# Questions from the Field ...

### "I have traveled all this distance, shouldn’t I measure all the trees now that I am here?"

This is an very practical question. We hear this all the time.

What a silly notion. Would you say "I have traveled all this way, shouldn’t I dig a 3’ soil pit, even though a 8" one will do? Shouldn’t I paint numbers on all sides of the trees since I have come all this way? Shouldn’t I measure bark thickness 10 times on each tree after walking all this distance? Shouldn’t I put in a HUGE fixed plot with lots of trees? Maybe I need a prism that picks up 30 trees?"

Of course you would not do those things. What you want to do is something useful after that long walk. If more measured trees are needed then by all means take them. If you do not need to measure trees then put your effort into something that does matter. Putting in a cluster of 3 more count plots comes to mind, for instance.

If you are walking a long way to put in a plot, which some of you will often do when working on a large inventory, then give some thought to what will give you a better answer when you get there. In general, the travel time has nothing to do with the ratio between count and measure plots.

Some inventory groups make the very sensible decision to plan for a day’s work (or half a day) when visiting a site. They might put in 3 counts and 1 measured plot or 6 counts and 2 measured plots, but the ratio of effort would be the same.

This idea that measuring more trees is always helpful is a myth held over from fixed plots, and it was not true with fixed plots either. Think about it – there are two problems when processing a fixed plot. How many trees, and how much volume per tree. If the trees were all the same size then why would you waste your time measuring more trees? Certainly you should be counting the trees on the plot and measuring only a few.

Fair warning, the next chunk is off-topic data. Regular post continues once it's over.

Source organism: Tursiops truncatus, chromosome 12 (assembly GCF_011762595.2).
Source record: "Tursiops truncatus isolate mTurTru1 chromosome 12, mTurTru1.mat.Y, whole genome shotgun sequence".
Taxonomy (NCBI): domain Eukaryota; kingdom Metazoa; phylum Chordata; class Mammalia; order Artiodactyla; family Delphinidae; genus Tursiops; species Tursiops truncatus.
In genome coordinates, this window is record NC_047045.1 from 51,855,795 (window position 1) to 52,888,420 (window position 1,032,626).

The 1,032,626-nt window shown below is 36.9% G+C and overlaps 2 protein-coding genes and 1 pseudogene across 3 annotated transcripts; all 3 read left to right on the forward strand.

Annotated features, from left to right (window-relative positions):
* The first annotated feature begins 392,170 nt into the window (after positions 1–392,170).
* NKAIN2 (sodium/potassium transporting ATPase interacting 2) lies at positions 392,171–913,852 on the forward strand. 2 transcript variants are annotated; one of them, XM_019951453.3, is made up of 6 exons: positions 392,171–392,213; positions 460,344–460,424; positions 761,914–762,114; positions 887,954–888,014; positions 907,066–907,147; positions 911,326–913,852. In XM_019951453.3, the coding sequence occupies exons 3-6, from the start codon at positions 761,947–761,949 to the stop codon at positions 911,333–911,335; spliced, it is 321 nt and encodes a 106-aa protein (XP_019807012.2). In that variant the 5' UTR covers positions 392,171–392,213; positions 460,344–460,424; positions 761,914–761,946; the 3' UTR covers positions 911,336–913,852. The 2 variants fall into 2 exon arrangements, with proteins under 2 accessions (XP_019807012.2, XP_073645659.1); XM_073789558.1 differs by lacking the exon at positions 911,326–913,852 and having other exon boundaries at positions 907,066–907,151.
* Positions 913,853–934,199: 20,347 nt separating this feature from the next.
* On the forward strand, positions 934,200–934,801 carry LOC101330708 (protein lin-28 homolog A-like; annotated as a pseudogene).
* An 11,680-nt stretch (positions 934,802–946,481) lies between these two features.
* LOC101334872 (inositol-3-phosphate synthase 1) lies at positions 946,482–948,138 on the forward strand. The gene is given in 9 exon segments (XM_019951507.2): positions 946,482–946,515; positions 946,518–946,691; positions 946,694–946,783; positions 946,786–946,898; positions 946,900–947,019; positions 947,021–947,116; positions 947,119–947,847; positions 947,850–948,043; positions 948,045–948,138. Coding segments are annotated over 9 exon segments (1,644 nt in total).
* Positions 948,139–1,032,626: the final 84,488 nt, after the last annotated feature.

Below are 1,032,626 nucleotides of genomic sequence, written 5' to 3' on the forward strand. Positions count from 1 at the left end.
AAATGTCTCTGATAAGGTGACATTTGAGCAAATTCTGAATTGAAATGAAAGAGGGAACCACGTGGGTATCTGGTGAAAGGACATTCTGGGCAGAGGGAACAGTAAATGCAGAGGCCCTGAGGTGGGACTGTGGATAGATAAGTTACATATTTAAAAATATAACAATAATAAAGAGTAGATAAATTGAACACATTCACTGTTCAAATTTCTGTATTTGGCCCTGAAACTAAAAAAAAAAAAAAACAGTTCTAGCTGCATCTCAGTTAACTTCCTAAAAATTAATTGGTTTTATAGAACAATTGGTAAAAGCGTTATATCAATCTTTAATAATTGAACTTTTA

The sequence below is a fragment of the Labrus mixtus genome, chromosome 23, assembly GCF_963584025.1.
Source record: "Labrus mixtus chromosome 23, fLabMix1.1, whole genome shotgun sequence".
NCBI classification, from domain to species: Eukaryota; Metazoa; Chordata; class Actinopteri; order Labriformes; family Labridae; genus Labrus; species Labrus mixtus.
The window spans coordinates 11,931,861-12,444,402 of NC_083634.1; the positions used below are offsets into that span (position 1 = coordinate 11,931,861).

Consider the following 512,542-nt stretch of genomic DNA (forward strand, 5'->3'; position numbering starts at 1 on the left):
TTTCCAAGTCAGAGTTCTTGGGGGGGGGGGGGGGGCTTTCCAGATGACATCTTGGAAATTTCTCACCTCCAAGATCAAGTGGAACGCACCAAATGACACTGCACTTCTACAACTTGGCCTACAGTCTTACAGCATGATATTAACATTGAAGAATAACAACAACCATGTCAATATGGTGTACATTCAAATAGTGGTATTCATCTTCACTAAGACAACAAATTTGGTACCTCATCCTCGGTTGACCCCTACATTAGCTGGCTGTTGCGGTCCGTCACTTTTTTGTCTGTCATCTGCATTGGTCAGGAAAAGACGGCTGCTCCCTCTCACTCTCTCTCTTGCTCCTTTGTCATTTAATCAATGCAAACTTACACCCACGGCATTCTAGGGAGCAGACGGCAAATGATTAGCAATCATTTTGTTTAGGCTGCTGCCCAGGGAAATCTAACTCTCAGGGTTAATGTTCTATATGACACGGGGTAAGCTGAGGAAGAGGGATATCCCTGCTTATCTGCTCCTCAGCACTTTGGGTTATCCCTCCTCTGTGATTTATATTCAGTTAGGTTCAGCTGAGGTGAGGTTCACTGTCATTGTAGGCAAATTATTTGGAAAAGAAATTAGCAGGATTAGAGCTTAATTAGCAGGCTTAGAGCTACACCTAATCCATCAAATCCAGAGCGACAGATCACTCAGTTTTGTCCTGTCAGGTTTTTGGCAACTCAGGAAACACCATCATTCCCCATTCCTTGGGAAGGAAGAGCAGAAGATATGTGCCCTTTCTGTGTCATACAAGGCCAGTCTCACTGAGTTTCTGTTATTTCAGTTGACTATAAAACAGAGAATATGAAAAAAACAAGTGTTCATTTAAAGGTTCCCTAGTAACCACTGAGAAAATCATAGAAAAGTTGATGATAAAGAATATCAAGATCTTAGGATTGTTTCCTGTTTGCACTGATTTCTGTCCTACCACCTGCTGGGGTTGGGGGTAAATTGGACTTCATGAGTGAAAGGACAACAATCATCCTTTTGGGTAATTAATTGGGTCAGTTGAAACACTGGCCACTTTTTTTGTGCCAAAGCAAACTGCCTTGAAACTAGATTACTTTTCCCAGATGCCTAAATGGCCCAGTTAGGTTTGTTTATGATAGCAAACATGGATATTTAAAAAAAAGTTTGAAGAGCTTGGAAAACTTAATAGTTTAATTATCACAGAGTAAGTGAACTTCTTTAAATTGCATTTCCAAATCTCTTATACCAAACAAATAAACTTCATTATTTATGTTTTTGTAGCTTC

Why didn't they do this in the past? Heaven knows … like many decisions in life it was made in haste, valued for simplicity, perpetuated in manuals, and petrified as myth. Measuring all the trees was always a bad idea, even with fixed plots, but it hangs on today as something that sounds reasonable until you think about it.

Now whatever you do is always constrained by your ability to process the information, and the computer programs for working with data are a critical constraint on what we do in the woods. If your computer will not handle the variety of options which you would like to have available, then get on the back of the computer geeks to provide it (nicely, if possible).

Would we quietly agree if the computer people said that "variable plots are just too complicated to work with and we will only provide programs for processing 1/5 acre plots?" (those of you who have never put in a string of 1/5 acre plots really should do it for a day to appreciate this example – call it training).

No matter how far you go, no matter how expensive it is to get there, no matter how much agony it involves – when you get there do something helpful to the final answer. For that you need to look at what you are getting for the measurements you are taking – a frequent theme in this newsletter.

As always, the answer is a balance in the information that you get.

Originally published April 1999

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